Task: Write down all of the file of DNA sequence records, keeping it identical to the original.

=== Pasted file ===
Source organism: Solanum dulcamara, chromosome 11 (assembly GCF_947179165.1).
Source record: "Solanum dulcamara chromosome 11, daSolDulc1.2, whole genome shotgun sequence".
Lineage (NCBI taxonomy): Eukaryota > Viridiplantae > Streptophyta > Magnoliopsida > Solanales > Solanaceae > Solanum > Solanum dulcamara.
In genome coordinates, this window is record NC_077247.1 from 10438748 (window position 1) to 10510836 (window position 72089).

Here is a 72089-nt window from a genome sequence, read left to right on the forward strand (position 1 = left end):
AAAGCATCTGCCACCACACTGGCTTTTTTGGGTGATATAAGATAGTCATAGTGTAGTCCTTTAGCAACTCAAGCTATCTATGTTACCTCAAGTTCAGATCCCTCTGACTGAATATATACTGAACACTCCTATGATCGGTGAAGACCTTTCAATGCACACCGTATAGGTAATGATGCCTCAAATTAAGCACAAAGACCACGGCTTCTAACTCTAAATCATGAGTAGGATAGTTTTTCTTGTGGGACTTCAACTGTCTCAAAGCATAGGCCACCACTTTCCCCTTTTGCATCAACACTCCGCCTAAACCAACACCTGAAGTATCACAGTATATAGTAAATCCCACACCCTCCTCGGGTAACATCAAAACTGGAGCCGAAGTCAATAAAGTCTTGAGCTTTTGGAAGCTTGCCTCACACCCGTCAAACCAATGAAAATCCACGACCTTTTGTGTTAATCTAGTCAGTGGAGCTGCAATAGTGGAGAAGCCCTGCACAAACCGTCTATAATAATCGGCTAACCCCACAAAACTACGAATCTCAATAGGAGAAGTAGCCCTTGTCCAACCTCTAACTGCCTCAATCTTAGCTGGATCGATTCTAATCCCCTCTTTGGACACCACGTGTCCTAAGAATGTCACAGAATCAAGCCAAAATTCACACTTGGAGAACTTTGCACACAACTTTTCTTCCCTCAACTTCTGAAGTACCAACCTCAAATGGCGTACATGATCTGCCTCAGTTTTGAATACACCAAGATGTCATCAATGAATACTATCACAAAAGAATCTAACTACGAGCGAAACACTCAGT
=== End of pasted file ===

Source organism: Solanum dulcamara, chromosome 11 (assembly GCF_947179165.1).
Source record: "Solanum dulcamara chromosome 11, daSolDulc1.2, whole genome shotgun sequence".
Lineage (NCBI taxonomy): Eukaryota > Viridiplantae > Streptophyta > Magnoliopsida > Solanales > Solanaceae > Solanum > Solanum dulcamara.
In genome coordinates, this window is record NC_077247.1 from 10438748 (window position 1) to 10510836 (window position 72089).

Here is a 72089-nt window from a genome sequence, read left to right on the forward strand (position 1 = left end):
AAAGCATCTGCCACCACACTGGCTTTTTTGGGTGATATAAGATAGTCATAGTGTAGTCCTTTAGCAACTCAAGCTATCTATGTTACCTCAAGTTCAGATCCCTCTGACTGAATATATACTGAACACTCCTATGATCGGTGAAGACCTTTCAATGCACACCGTATAGGTAATGATGCCTCAAATTAAGCACAAAGACCACGGCTTCTAACTCTAAATCATGAGTAGGATAGTTTTTCTTGTGGGACTTCAACTGTCTCAAAGCATAGGCCACCACTTTCCCCTTTTGCATCAACACTCCGCCTAAACCAACACCTGAAGTATCACAGTATATAGTAAATCCCACACCCTCCTCGGGTAACATCAAAACTGGAGCCGAAGTCAATAAAGTCTTGAGCTTTTGGAAGCTTGCCTCACACCCGTCAAACCAATGAAAATCCACGACCTTTTGTGTTAATCTAGTCAGTGGAGCTGCAATAGTGGAGAAGCCCTGCACAAACCGTCTATAATAATCGGCTAACCCCACAAAACTACGAATCTCAATAGGAGAAGTAGCCCTTGTCCAACCTCTAACTGCCTCAATCTTAGCTGGATCGATTCTAATCCCCTCTTTGGACACCACGTGTCCTAAGAATGTCACAGAATCAAGCCAAAATTCACACTTGGAGAACTTTGCACACAACTTTTCTTCCCTCAACTTCTGAAGTACCAACCTCAAATGGCGTACATGATCTGCCTCAGTTTTGAATACACCAAGATGTCATCAATGAATACTATCACAAAAGAATCTAACTACGAGCGAAACACTCAGT